Place all ingredients except dressing, salt and pepper in a large bowl.

Toss to mix. Pour dressing over. Toss again.

Season with salt and pepper to taste.

 Tip: A ripe red tomato has a deep color and gives just a tiny bit when squeezed gently. Keep in a cool, dark place (not the fridge) and use within two to three days.

Israeli Salad, “My Style” (Pareve)

A chunky vegetable-herb salad.

Israeli Salad. “My Way.” Credit: Ethel G. Hofman.


  • ½ cucumber, unpeeled and cut in ½-inch chunks.
  • 2-3 ripe tomatoes, each cut in 12 wedges
  • 1 red or orange bell pepper, seeded and cut in ½-inch chunks
  • ½ cup corn kernels
  • 1 cup fresh basil leaves, lightly packed and shredded
  • 1 cup fresh dill, lightly packed and shredded
  • ½ green onion, thinly sliced
  • 3 tablespoons extra-virgin olive oil
  • 2 tablespoons fresh lemon juice
  • Salt and freshly ground pepper to taste


Place all ingredients in a bowl. Toss to mix and season to taste.

Serve chilled.

Tip: Squeeze juice from 5 or 6 lemons. Pour into six sections on an ice-cube tray and freeze. Remove a cube as needed. Heat in a small glass dish in the microwave to thaw, about 18 seconds.

Caramelized Parsnips and Carrots (Pareve)

Parsnips and carrots with their high sugar content caramelize easily.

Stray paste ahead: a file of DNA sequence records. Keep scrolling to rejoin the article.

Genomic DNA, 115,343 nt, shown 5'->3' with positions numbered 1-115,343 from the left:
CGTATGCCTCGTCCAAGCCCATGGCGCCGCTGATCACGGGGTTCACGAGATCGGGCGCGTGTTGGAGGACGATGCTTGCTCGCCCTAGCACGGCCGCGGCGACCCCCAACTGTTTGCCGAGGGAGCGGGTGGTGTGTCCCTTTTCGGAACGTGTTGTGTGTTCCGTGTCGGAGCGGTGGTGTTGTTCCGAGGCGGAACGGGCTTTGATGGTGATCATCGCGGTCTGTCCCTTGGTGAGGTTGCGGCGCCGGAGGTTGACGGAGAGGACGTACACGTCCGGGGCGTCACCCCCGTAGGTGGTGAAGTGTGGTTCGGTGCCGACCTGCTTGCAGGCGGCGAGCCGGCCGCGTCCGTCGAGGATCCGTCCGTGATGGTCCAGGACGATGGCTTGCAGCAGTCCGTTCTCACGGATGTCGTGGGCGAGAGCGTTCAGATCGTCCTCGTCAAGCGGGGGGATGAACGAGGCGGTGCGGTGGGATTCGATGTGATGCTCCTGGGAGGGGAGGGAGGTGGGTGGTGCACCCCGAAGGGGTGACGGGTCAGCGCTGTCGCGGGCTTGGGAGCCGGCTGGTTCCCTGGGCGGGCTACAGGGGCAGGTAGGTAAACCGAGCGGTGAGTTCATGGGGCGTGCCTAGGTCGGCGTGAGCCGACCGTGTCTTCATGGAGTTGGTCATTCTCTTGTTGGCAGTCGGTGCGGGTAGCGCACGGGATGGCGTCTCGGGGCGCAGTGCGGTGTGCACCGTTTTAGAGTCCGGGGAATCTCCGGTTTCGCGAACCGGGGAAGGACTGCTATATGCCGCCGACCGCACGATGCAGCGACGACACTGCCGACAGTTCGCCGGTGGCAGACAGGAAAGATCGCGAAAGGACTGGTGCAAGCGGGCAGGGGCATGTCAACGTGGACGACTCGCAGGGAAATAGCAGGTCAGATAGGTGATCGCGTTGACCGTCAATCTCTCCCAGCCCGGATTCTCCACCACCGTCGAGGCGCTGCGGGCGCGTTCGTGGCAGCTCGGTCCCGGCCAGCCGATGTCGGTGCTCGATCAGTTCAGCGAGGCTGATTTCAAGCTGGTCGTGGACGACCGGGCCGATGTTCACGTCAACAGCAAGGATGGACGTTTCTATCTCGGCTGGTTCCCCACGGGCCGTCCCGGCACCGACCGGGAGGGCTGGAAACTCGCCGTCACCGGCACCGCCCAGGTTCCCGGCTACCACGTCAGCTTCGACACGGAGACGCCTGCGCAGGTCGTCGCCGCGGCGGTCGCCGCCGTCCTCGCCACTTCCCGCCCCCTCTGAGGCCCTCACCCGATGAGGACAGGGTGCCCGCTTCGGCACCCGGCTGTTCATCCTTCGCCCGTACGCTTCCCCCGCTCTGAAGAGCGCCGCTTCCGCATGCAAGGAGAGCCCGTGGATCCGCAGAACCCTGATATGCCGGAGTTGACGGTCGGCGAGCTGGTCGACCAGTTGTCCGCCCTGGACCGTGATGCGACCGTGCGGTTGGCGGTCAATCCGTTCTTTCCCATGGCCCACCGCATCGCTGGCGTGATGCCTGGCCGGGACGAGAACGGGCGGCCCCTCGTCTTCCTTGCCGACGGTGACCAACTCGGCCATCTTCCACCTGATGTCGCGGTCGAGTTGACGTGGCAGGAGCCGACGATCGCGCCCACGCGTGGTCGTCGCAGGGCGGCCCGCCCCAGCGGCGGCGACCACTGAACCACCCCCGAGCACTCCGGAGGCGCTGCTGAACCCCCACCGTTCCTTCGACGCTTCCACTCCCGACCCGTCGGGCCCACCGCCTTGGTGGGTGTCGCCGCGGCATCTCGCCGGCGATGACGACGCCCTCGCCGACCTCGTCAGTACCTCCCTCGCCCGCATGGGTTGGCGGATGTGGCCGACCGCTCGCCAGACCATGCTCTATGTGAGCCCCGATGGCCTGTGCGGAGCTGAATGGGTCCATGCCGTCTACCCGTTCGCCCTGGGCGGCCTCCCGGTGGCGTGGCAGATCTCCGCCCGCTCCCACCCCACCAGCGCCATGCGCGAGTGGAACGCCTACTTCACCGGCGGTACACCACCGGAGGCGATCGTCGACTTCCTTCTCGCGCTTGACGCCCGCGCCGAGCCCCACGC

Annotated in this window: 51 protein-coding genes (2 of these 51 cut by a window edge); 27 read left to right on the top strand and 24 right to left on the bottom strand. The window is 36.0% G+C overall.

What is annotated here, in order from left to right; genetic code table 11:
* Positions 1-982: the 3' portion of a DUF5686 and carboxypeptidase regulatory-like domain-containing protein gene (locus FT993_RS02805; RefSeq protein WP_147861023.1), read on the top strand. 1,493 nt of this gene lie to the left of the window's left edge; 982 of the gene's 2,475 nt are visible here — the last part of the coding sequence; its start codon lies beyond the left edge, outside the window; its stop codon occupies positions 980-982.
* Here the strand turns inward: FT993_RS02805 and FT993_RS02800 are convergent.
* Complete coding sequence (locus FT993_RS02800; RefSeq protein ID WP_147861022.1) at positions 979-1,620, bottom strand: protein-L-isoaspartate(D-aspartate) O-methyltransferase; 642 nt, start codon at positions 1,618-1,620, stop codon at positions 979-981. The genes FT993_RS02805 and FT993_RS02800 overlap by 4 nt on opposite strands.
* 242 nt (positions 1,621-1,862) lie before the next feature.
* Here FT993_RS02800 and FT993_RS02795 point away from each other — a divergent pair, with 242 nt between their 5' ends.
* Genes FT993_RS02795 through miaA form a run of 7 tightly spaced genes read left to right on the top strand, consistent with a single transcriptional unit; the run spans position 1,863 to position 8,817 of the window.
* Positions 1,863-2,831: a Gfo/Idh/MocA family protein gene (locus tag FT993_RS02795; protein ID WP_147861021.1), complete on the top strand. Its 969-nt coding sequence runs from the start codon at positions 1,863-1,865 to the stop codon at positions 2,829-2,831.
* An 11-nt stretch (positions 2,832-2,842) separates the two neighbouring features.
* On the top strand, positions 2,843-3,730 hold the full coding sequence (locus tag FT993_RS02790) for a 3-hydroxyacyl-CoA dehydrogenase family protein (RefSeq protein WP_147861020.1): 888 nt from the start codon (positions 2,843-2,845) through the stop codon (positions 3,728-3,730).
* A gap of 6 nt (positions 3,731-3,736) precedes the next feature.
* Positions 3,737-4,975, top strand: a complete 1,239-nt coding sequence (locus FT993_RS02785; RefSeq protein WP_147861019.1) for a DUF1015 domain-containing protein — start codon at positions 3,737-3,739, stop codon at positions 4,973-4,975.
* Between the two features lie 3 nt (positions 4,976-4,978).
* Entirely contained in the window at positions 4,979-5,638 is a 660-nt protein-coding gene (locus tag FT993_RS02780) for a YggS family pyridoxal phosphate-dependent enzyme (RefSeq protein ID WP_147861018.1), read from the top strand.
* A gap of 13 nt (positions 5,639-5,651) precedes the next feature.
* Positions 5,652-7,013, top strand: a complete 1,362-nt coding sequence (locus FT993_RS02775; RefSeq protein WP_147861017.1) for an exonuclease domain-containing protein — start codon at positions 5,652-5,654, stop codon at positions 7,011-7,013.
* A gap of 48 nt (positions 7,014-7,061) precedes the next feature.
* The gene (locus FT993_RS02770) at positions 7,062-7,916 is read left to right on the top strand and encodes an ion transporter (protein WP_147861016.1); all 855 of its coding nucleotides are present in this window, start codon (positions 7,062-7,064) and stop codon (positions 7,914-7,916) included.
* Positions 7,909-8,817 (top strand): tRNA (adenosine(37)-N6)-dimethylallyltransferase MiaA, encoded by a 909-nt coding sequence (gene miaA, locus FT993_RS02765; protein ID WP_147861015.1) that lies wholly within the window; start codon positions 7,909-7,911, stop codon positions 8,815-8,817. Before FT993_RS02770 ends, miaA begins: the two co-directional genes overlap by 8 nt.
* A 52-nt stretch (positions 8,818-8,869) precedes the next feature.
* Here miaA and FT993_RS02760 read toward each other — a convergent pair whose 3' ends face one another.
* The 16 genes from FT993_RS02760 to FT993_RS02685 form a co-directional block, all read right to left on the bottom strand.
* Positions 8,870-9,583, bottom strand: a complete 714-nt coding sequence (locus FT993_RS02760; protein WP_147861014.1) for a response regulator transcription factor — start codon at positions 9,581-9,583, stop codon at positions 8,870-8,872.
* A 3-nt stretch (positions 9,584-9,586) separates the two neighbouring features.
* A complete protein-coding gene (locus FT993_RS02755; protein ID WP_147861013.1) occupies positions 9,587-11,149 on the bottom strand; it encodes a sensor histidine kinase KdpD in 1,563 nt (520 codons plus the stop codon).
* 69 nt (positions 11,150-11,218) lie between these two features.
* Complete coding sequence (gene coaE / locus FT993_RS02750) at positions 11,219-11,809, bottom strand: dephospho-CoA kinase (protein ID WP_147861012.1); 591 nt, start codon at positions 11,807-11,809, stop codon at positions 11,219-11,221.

Fall flavors in Caramelized Parsnips and Carrots. Credit: Wikimedia Commons/Nanao Wagatsuma.


  • 5 parsnips (about 1½ pounds), peeled and sliced about 3/4-inch thick
  • 12 baby carrots, cut in half lengthwise
  • 1½ teaspoons dried thyme
  • 4 tablespoons extra-virgin olive oil
  • 2 tablespoons honey, warmed
  • Kosher salt and freshly ground pepper


Preheat oven to 425.

Spray a rimmed baking sheet with nonstick cooking spray. Place parsnips and carrots on prepared baking sheet. Pour the olive oil and honey over. Sprinkle with thyme, salt and pepper.

Toss vegetables to coat. Spread in one layer. Drizzle 2 tablespoons water over top.

Bake in preheated oven for 20 minutes.

Remove from oven, turn with a spatula and bake 15 to 20 minutes longer, or until tender and golden.

Tips: Buy peeled baby carrots. Line a baking sheet before spraying with aluminum foil for easy clean-up.

Spicy Mashed Pumpkin (Pareve)

Spicy Mashed Pumpkin. Credit: Ethel G. Hofman.


  • 2 pounds diced pumpkin or squash
  • ½ cup corn kernels
  • 1 teaspoon minced garlic
  • 2 teaspoons powdered cumin
  • 2 teaspoons za’atar (spice)
  • 2 tablespoons extra-virgin olive oil
  • freshly ground pepper
  • pumpkin seeds to garnish (optional)


Place pumpkin or squash in shallow microwave dish. Drizzle with 3 tablespoons water.

Cover loosely with wax paper. Cook on High for 8 to 10 minutes or until soft. Test with a sharp bladed knife. It should slip out easily.

Drain off any liquid. Mash with a fork. No need to be smooth.

Add the corn, garlic, cumin, za’atar and oil. Mix well. Season to taste with pepper.

Serve at room temperature with pumpkin seeds scattered over top (optional).

Tip: Or buy 2 packages frozen mashed squash. Microwave according to package directions. Then proceed as above.